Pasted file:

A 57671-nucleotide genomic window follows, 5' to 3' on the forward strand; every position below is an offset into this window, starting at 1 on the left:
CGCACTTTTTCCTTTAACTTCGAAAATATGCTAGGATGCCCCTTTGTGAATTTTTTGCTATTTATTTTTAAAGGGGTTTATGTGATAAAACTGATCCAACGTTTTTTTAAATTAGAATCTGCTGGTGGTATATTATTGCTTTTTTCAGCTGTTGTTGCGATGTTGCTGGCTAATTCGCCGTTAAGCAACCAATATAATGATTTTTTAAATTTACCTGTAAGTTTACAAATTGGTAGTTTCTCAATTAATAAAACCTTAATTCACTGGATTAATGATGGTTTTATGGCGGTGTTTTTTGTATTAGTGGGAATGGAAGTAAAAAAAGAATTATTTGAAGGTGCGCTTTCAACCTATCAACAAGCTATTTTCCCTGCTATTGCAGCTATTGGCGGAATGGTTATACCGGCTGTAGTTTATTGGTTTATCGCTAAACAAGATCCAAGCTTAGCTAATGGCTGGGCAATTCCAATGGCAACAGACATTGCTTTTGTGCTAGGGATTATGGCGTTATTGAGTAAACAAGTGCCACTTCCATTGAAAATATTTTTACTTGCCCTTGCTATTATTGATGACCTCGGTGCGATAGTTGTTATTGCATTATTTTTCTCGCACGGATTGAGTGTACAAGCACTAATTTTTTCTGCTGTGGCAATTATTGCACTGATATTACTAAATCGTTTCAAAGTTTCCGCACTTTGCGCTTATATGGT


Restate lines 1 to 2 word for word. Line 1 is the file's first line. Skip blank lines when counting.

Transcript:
A 57671-nucleotide genomic window follows, 5' to 3' on the forward strand; every position below is an offset into this window, starting at 1 on the left:
CGCACTTTTTCCTTTAACTTCGAAAATATGCTAGGATGCCCCTTTGTGAATTTTTTGCTATTTATTTTTAAAGGGGTTTATGTGATAAAACTGATCCAACGTTTTTTTAAATTAGAATCTGCTGGTGGTATATTATTGCTTTTTTCAGCTGTTGTTGCGATGTTGCTGGCTAATTCGCCGTTAAGCAACCAATATAATGATTTTTTAAATTTACCTGTAAGTTTACAAATTGGTAGTTTCTCAATTAATAAAACCTTAATTCACTGGATTAATGATGGTTTTATGGCGGTGTTTTTTGTATTAGTGGGAATGGAAGTAAAAAAAGAATTATTTGAAGGTGCGCTTTCAACCTATCAACAAGCTATTTTCCCTGCTATTGCAGCTATTGGCGGAATGGTTATACCGGCTGTAGTTTATTGGTTTATCGCTAAACAAGATCCAAGCTTAGCTAATGGCTGGGCAATTCCAATGGCAACAGACATTGCTTTTGTGCTAGGGATTATGGCGTTATTGAGTAAACAAGTGCCACTTCCATTGAAAATATTTTTACTTGCCCTTGCTATTATTGATGACCTCGGTGCGATAGTTGTTATTGCATTATTTTTCTCGCACGGATTGAGTGTACAAGCACTAATTTTTTCTGCTGTGGCAATTATTGCACTGATATTACTAAATCGTTTCAAAGTTTCCGCACTTTGCGCTTATATGGT